Industrial Revolution and the Enviorment

By BenGray
  • John D. Rockerfeller

    John D. Rockerfeller
    John D. Rockefeller starts the Excelsior Refinery in Cleveland, Ohio. By ruthless business practices he would develop a near total monopoly on oil by the turn of the century and become the epitome of the robber barron. Standard Oil was broken up under the Sherman anti-trust act in 1911. Rockefeller was also seen as the primary opponent of renewable fuels development in the early 1900s.
  • Bill to Protect the Trees

    Bill to Protect the Trees
    Sen. John Conness of California introduces a bill to protect the Yosemite Valley. During the debate, Conness recalls the Mother of the Forest, cut down in 1852, and says his bill is designed to protect the trees. "The object of this bill is to prevent their being cut down or destroyed" (Congressional Record, 1864, p. 2301). Lincoln signs the bill in June
  • Metropolitan Board of Health

    Metropolitan Board of Health
    In response to the New York Sanitary Survey of 1865, the state legislature creates the Metropolitan Board of Health with authority to conduct house-to-house inspections, remove nuisances and order cleanups (horse manure in vast quantities -- hundreds of thousands of tons -- was removed from the city). Any person considered to be a threat was moved to a hospital. The police or the board's own officers would enforce the orders. As a result, a cholera epidemic that swept from Europe to North Americ
  • American Public Health Association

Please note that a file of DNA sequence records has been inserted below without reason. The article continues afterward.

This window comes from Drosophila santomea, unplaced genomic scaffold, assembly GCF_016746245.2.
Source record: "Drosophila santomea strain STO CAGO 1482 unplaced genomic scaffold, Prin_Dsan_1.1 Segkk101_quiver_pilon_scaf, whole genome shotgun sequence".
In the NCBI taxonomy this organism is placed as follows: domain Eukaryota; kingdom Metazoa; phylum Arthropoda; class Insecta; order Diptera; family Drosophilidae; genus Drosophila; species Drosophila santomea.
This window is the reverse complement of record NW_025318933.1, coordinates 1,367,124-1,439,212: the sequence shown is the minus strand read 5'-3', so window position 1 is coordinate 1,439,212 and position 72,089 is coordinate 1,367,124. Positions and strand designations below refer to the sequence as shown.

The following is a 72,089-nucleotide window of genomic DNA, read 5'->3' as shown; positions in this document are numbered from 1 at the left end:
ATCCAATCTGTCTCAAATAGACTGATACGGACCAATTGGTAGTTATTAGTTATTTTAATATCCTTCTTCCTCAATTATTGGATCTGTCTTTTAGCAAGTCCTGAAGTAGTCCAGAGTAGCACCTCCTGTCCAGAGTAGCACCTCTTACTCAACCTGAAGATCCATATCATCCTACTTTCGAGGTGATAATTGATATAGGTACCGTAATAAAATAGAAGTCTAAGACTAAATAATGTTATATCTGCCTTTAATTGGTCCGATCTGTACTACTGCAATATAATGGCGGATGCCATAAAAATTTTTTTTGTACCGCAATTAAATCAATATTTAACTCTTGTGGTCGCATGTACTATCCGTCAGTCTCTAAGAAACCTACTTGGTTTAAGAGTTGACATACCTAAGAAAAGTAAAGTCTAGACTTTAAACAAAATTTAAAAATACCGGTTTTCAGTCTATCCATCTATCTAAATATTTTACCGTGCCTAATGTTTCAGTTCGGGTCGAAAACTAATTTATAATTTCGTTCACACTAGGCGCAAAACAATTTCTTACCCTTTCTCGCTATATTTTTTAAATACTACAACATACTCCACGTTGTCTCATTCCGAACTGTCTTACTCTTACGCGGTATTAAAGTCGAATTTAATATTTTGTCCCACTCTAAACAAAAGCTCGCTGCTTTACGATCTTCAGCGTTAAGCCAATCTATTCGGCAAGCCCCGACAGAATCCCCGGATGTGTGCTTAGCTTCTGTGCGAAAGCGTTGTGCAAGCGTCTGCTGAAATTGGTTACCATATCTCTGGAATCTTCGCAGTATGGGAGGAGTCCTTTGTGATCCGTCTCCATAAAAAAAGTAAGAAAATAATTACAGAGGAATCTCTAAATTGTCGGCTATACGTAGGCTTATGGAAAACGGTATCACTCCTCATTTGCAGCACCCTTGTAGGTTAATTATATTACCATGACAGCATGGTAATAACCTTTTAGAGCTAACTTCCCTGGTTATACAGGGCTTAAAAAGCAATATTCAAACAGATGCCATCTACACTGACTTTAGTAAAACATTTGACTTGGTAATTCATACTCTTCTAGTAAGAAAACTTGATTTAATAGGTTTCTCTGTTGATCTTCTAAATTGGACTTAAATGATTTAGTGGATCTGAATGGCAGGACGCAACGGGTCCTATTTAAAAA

American Public Health Association
    American Public Health Association formed. The Association aims to protect all Americans and their communities from preventable, serious health threats and strives to assure that community-based health promotion and disease prevention activities and preventative health services are universally accessible in the United States.
  • Contaminted Water

    Contaminted Water
    Investigation of drinking water sources by the Newark Daily Advertiser uncovers sewage, animal carcasses, dead human bodies and industrial poisons. Chemical tests revealed, in the words of one consultant, "a shocking degree of contamination."
  • Yellow Stone National Park

    Yellow Stone National Park
    1872 -- March -- President Ulysses Grant signs Yellowstone National Park Act. One factor was that Grant's opponent in the 1872 election would be Horace Greeley, a champion of Western conservation. In fact, Grant was no friend of wilderness, as is clear with his veto of an 1875 wildlife protection bill.
  • Bill Vetoed to protect Wildlife

    Bill Vetoed to protect Wildlife
    President Ulysses Grant vetoes a bill protecting buffalo and other wildlife.
  • US Forest Service

    US Forest Service
    Division of Forestry established in US, later to become US Forest Service.
  • Air Pollution Cut Down

    Air Pollution Cut Down
    First U.S. municipal smoke abatement laws aimed at reducing air pollution from factories, railroads and ships. Regulation under local boards of health under common law nuisance statutes
  • Forest Reserve Act of 1891

     Forest Reserve Act of 1891
    Law that allowed the President of the United States to set aside forest reserves from the land in the public domain. Passed by the United States Congress under Benjamin Harrison's administration. Harrison put 13 million acres (53,000 km2) of land into National Forests; Grover Cleveland put in 25 million acres (100,000 km2) and William McKinley put in 7 million acres (28,000 km2).